NATHAN ENSMENGER: It very quickly became apparent that programming the computer was as hard, if not harder, than building it. And so these women very quickly assumed a much more prominent role in making these computers work.
ANDREW PARSONS: By the late ’60s and early ’70s, Ensmenger says computer programming was seen as a growth industry for women. In 1967, the magazine, Cosmopolitan, known for puff pieces and sex advice columns, ran an article entitled, “Computer Girls.”
JANE ADDAMS: I don’t know of any other field outside of teaching where there’s as much opportunity for women.
ANDREW PARSONS: This is Jane Addams, quoted in the article. She was the Director of Education of the Association for Computing Machinery.
FEMALE SPEAKER: Soon, mothers will be telling their daughters, study your arithmetic, so you can become a computer girl.
ANDREW PARSONS: The Cosmo article quotes the now legendary computer scientist, Dr. Grace Hopper, as saying, “Programming requires patience and the ability to handle detail. Women are naturals at computer programming.”
Ensmenger says it might be easy to brush this article off as a puff piece, if not for the actual numbers. He says at least 30% of programmers through the 1970s were women.
NATHAN ENSMENGER: 30% is quite high, at least when we look at comparable professions, like engineering, or accounting, or architecture. That number is quite high.
ANDREW PARSONS: As the 1970s progressed, Margaret O’Mara says computer programming was seen as something that was compatible with mothers who wanted to make their own schedules. They could work from home. It was family-friendly.
MARGARET O’MARA: I found these stories of these companies that are trying this out, and doing it as a way to keep their programming workforce more diverse. And that’s the great irony is that that somehow, very quickly, goes away.
ANDREW PARSONS: Today, our images of computer programmers are very male. Take the HBO sitcom, Silicon Valley, about a group of guys starting a software company and living together in a college-style group house. In one episode, one of the coders brings his girlfriend into the house for a few days, and it throws everything off.
-Tara, this is the fellas– Jared, Dinesh, Erlich and Richard.
-Well, it’s great to finally meet you guys.
-It’s weird having a girl in the house. It’s a very strange energy.
[END AUDIO PLAYBACK]
ANDREW PARSONS: So what happened? How did an industry where programming was all women become one that many say is hostile towards women? Well, first off, in the 1960s, it was clear that programming software was going to be the future of computing. MIT and Stanford founded, now legendary, computer science programs. O’Mara says the distinctively male programmer we see in the media today has its roots in the labs of those universities, in environments that are not welcoming to women.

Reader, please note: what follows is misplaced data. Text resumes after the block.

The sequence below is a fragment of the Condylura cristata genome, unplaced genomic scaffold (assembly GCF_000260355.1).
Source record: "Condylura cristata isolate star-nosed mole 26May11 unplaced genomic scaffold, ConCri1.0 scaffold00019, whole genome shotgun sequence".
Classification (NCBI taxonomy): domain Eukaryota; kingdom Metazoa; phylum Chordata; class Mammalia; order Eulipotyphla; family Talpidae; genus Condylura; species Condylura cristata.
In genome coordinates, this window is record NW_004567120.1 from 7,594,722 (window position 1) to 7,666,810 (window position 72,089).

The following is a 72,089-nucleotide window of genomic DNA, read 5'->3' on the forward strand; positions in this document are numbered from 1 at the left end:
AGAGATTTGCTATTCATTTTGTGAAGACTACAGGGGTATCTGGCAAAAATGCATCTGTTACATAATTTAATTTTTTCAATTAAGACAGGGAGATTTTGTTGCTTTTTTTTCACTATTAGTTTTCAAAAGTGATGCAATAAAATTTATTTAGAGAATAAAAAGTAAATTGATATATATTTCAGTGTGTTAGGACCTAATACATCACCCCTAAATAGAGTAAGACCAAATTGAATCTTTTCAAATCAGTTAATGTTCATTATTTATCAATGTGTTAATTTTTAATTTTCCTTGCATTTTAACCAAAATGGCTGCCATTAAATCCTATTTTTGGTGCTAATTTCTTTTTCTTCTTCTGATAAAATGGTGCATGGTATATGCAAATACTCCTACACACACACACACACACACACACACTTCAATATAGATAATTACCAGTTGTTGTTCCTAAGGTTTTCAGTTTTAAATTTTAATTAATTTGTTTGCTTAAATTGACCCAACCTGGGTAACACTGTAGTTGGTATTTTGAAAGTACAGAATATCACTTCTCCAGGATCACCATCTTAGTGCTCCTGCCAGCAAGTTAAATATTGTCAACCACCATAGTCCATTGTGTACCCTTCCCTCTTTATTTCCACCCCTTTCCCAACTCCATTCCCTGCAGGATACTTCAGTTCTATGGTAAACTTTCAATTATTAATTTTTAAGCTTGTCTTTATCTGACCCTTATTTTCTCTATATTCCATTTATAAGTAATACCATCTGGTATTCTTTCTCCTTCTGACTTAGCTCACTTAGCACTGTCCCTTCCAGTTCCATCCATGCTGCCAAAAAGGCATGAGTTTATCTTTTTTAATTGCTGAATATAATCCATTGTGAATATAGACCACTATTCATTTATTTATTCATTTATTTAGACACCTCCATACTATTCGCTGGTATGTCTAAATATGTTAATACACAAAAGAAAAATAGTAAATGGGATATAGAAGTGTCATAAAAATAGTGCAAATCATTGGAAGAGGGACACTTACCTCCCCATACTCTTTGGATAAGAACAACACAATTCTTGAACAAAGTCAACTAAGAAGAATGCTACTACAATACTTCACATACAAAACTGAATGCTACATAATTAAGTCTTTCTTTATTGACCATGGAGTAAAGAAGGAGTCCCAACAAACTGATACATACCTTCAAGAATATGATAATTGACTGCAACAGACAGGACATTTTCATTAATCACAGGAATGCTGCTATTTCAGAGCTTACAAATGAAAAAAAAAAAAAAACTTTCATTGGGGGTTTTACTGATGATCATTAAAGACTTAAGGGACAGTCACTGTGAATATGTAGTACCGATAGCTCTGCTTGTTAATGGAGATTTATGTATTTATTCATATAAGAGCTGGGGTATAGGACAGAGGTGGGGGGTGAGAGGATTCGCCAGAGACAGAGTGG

MARGARET O’MARA: They are pulling all-nighters. They are not showering. They are sitting in front of computer terminals. It’s like a frat house, without the beer. You know, that’s kind of where the legend begins.
ANDREW PARSONS: By the 1980s, the legends were guys like Steve Jobs and Bill Gates. The image of the weird, brilliant computer hacker captured the media’s attention.
Now, to be fair, there are many factors that pushed women out of programming in the ’80s. Coding jobs were becoming better paid, attracting more men. Male dominated corporations were also starting to take over.
But that legend mattered. It was showing up in story lines for major movies. And Ensmenger says it started to shape industry notions of who should be a programmer.
NATHAN ENSMENGER: Corporations begin to believe that, in order to be a good programmer, you must also be obsessive and anti-social. They hire programmers who are like that. And before you know it, you have a programming group full of anti-social, obsessive, largely men.
ANDREW PARSONS: Ensmenger says this boy’s club environment crept into standard industry practice too. For example, all programmers know something called a reference image.
NATHAN ENSMENGER: If you want to display your latest graphical filter or your image processing technique, you’ll use a reference image to show how your technique differs for others.
ANDREW PARSONS: Since the 1970s, most programmers have used the same image, that of a Playboy playmate. Don’t forget this was a time when the industry was actually welcoming to women. But that image emerged from, you guessed it, a university lab. And it stuck.